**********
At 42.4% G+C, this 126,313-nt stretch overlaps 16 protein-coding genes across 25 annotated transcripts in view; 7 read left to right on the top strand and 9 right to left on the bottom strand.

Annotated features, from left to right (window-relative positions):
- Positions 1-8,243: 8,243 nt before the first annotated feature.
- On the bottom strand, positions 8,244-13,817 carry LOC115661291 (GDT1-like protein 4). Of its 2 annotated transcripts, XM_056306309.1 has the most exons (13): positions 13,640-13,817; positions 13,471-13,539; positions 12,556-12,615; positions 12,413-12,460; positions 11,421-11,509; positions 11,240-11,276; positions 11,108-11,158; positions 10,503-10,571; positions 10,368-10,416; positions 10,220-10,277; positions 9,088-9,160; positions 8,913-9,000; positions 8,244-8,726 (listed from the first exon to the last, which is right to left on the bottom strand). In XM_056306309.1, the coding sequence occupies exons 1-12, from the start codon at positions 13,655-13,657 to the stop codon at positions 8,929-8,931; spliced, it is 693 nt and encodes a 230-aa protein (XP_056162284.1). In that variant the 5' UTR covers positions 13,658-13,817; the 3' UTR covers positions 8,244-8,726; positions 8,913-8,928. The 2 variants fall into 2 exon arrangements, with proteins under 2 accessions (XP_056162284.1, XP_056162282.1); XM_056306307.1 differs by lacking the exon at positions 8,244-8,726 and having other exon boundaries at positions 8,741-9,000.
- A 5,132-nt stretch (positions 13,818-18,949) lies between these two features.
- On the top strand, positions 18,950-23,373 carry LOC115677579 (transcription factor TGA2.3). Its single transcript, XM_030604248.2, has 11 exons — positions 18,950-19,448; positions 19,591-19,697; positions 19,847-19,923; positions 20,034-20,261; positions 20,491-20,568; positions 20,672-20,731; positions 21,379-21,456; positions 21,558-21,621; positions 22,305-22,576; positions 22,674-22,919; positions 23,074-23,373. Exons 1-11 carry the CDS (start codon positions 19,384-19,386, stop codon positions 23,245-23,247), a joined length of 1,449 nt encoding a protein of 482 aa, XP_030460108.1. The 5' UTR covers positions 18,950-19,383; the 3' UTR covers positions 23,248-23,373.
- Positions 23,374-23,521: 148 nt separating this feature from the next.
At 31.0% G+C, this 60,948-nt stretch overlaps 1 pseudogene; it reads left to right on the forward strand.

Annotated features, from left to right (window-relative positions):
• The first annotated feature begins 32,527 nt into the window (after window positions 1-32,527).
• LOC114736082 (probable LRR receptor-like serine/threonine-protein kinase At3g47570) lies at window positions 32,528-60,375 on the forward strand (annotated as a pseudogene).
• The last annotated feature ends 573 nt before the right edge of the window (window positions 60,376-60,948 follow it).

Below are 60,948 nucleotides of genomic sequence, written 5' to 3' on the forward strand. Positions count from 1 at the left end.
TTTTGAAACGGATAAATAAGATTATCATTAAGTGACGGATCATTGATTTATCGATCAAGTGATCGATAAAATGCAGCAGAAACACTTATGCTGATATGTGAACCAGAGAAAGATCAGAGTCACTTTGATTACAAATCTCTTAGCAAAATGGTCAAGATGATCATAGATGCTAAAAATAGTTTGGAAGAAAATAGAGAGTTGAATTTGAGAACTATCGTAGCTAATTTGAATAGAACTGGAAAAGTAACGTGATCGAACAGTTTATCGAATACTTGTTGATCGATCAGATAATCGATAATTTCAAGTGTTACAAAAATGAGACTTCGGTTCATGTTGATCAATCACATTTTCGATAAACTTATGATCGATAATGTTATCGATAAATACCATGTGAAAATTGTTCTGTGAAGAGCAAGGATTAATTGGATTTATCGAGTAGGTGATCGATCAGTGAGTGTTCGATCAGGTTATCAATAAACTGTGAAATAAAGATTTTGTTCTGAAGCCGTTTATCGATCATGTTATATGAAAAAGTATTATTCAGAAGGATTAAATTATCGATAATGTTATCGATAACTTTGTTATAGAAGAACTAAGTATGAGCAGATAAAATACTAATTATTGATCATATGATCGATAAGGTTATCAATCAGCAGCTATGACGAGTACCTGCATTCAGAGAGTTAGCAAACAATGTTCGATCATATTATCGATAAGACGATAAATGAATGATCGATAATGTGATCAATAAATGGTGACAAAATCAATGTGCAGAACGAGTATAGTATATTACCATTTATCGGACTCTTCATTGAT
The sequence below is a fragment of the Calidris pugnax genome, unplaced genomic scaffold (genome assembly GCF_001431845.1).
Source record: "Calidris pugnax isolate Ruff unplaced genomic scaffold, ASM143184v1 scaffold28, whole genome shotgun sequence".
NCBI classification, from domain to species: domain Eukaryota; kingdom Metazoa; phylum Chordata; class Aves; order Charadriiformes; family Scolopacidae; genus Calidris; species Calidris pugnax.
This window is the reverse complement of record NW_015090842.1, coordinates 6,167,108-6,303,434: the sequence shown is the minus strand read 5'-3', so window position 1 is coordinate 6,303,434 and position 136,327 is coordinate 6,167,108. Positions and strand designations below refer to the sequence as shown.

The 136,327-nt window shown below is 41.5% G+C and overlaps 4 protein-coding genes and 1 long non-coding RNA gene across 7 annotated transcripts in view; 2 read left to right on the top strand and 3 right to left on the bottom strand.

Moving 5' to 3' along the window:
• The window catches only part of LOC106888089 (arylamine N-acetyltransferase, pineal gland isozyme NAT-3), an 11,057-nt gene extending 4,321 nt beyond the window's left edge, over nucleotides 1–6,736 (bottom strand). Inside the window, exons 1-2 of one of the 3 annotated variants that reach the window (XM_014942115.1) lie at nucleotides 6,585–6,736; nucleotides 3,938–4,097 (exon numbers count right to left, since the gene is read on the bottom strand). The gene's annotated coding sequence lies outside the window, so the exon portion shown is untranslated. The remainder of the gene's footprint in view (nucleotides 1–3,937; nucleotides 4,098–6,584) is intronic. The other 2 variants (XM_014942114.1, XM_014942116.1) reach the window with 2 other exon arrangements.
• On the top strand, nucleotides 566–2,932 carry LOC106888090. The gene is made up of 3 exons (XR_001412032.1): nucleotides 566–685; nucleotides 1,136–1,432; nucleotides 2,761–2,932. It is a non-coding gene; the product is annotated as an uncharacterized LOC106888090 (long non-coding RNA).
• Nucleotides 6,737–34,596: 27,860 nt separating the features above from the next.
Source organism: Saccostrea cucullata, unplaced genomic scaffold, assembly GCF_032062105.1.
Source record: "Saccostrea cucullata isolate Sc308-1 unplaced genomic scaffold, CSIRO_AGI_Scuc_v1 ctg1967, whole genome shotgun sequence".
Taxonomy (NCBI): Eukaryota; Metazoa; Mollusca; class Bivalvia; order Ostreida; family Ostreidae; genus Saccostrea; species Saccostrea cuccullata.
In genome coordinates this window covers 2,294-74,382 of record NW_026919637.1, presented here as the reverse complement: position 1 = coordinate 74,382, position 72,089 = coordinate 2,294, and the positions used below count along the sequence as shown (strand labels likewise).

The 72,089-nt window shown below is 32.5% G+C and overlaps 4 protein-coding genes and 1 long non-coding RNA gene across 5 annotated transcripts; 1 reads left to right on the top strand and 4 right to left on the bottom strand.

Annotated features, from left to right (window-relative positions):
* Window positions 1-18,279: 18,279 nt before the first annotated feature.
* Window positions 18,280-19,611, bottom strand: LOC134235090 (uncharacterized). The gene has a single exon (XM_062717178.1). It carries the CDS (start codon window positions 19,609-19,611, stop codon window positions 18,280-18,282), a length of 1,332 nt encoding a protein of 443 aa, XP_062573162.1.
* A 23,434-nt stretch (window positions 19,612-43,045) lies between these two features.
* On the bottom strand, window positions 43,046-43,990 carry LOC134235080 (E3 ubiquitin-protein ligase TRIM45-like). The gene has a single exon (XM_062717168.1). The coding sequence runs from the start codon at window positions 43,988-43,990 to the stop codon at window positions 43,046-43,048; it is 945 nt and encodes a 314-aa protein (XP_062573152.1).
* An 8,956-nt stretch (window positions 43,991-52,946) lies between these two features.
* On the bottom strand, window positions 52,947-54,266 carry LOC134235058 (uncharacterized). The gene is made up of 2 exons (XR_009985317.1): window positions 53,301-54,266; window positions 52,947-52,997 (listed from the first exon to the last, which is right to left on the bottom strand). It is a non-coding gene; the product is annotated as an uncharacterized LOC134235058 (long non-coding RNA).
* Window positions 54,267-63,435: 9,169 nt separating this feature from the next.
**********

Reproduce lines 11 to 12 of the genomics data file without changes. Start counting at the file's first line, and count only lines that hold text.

• LOC114736082 (probable LRR receptor-like serine/threonine-protein kinase At3g47570) lies at window positions 32,528-60,375 on the forward strand (annotated as a pseudogene).
• The last annotated feature ends 573 nt before the right edge of the window (window positions 60,376-60,948 follow it).